|1900||Le Poison idéaliste|
|1901||Les Fêtes de Beethoven à Mayence|
|1902|| Le Quatorze Juillet |
(July 14–Bastille Day)
|1903|| Vie de Beethoven |
(Life of Beethoven)
|1903||Le temps viendra|
|1903|| Le Théâtre du peuple|
|Seminal essay in the democratization of theatre.|
|1904||La Montespan||Historical/philosophical drama|
|1904 - 1912||Cycle of ten volumes divided into three series–Jean-Christophe, Jean-Christophe à Paris, and la Fin du voyage, published by Cahiers de la Quinzaine|
|1904||L'Aube||First volume of the series Jean-Christophe|
|1904|| Le Matin|
|Second volume of the series Jean-Christophe|
|Third volume of the series Jean-Christophe|
|1905|| La Révolte|
|Fourth volume of the series Jean-Christophe|
|1907|| Vie de Michel-Ange|
(Life of Michelangelo)
|Collection of articles and essays about music|
(Musicians of the Past)
|Collection of articles and essays about music|
|1908||La Foire sur la place||First volume of the series Jean-Christophe à Paris|
|1908||Antoinette||Second volume of the series Jean-Christophe à Paris|
|1908|| Dans la maison|
|Third volume of the series Jean-Christophe à Paris|
|1910|| Les Amies|
|First volume of the series la Fin du voyage|
|1911|| La Vie de Tolstoï|
(Life of Tolstoy)
|1911||Le Buisson ardent||Second volume of the series la Fin du voyage|
|1912||La Nouvelle Journée||Third volume of the series la Fin du voyage|
|1912|| L'Humble Vie héroïque|
(The Humble Life of the Hero)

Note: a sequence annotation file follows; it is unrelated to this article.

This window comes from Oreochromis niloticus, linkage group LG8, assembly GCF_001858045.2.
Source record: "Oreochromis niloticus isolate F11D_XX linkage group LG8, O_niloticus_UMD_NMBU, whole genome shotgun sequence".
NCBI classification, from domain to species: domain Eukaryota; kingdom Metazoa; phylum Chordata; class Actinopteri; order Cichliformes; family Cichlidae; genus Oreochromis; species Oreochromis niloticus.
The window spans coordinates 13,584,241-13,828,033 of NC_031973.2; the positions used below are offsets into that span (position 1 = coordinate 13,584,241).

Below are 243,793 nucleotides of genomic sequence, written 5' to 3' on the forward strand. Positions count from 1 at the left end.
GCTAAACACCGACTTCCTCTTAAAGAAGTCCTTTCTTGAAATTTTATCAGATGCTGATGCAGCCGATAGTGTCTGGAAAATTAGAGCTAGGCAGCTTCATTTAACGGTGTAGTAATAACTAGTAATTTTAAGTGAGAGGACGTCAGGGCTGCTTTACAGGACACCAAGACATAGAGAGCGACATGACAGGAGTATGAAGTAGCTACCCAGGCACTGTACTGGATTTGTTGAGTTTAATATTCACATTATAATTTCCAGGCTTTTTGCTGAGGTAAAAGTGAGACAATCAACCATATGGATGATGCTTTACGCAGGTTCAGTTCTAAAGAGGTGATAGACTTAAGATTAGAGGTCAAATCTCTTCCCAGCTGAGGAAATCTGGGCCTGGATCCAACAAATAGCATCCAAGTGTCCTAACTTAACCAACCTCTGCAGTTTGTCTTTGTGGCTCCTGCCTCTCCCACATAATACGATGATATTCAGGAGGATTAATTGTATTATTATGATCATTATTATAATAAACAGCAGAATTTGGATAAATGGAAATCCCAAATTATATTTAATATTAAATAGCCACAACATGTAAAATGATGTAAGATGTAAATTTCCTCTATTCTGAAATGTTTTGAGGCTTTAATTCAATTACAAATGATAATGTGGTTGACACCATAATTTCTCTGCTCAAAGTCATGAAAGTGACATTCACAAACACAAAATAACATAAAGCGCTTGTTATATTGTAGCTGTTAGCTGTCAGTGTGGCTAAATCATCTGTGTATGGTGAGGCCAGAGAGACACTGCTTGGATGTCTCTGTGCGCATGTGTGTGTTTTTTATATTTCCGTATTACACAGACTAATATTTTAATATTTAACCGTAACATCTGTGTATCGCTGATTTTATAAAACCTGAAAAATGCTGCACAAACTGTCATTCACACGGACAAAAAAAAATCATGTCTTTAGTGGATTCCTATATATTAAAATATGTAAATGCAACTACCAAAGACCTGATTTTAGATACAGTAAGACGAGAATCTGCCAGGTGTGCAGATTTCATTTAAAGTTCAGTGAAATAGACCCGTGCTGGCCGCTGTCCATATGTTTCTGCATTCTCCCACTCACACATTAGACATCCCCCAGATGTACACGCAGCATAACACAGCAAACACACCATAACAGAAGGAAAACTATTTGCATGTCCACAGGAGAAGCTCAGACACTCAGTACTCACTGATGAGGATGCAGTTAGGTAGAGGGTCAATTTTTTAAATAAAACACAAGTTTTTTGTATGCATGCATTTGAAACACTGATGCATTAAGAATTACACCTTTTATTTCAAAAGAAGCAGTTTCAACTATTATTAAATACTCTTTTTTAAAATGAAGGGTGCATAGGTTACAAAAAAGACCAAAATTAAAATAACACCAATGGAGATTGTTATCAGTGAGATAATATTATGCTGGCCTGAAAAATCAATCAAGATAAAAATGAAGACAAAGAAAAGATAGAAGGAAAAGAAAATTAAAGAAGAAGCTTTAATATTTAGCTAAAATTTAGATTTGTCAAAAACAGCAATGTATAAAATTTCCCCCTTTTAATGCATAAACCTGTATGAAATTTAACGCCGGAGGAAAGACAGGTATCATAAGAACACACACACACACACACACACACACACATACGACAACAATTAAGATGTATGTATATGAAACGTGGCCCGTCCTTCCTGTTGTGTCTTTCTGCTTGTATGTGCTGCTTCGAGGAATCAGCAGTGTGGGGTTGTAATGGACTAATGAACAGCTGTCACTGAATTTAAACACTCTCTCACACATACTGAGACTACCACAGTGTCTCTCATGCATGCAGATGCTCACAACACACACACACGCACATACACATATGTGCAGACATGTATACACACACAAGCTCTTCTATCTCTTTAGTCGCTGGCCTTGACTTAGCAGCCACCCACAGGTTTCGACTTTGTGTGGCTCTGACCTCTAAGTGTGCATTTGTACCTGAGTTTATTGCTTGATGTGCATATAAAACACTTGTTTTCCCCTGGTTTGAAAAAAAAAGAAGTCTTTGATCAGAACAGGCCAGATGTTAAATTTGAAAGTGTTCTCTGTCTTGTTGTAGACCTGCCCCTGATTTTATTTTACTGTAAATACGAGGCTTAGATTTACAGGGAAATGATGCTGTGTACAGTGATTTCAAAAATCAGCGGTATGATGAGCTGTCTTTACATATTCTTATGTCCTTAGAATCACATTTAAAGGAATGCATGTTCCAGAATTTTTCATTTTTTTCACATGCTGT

|1915|| Au-dessus de la mêlée |
(Above the Battle)
|1915||Received the Nobel Prize in Literature|
|1917|| Salut à la révolution russe|
(Salute to the Russian Revolution)
|1918|| Pour l'internationale de l'Esprit|
(For the International of the Spirit)
|1918|| L'Âge de la haine|
(The Age of Hatred)
|1919||Colas Breugnon||Burgundian story|
|1919|| Les Précurseurs|
|1920||Founded the review Europe|
|1920||Pierre et Luce|
|1921|| Pages choisies|
|1921|| La Révolte des machines|
(The Revolt of the Machines)
|1922-1933|| L'Âme enchantée|
(The Enchanted Soul)
|1922||Annette et Sylvie||First volume of l'Âme enchantée|
|Second volume of l'Âme enchantée|
|1925|| Le Jeu de l'amour et de la mort|
(The Game of Love and Death)
|1927|| Mère et fils|
(Mother and Child)
|Third volume of l'Âme enchantée|
|1928|| De l'Héroïque à l'Appassionata|
(From the Heroic to the Passionate)
|1929|| Essai sur la mystique de l'action|
(A study of the Mystique of Action)
|1929|| L'Inde vivante|
|1929|| Vie de Ramakrishna|
(Life of Ramakrishna)
|1930|| Vie de Vivekananda|
(Life of Vivekananda)
|1930||Goethe et Beethoven||Essay|
|1935||Quinze Ans de combat|
|1936||Compagnons de route|
|1937|| Le Chant de la Résurrection|
(Song of the Resurrection)
|1938|| Les Pages immortelles de Rousseau|
(The Immortal Pages of Rousseau)
|1942|| Le Voyage intérieur|
(The Interior Voyage)
|1943|| La Cathédrale interrompue|
(The Interrupted Cathedral)
|Volumes I and II|
|1945||La Cathédrale interrompue||Volume III, posthumous|